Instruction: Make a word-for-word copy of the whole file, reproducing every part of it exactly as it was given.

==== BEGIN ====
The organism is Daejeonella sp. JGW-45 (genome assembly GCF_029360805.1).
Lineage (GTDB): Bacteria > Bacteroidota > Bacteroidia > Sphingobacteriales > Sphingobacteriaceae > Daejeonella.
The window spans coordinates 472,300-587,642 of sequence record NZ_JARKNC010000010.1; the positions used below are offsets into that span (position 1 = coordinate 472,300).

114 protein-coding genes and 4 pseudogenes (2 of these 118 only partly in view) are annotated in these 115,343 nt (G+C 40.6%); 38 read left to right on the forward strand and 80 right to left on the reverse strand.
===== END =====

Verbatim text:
The organism is Daejeonella sp. JGW-45 (genome assembly GCF_029360805.1).
Lineage (GTDB): Bacteria > Bacteroidota > Bacteroidia > Sphingobacteriales > Sphingobacteriaceae > Daejeonella.
The window spans coordinates 472,300-587,642 of sequence record NZ_JARKNC010000010.1; the positions used below are offsets into that span (position 1 = coordinate 472,300).

114 protein-coding genes and 4 pseudogenes (2 of these 118 only partly in view) are annotated in these 115,343 nt (G+C 40.6%); 38 read left to right on the forward strand and 80 right to left on the reverse strand.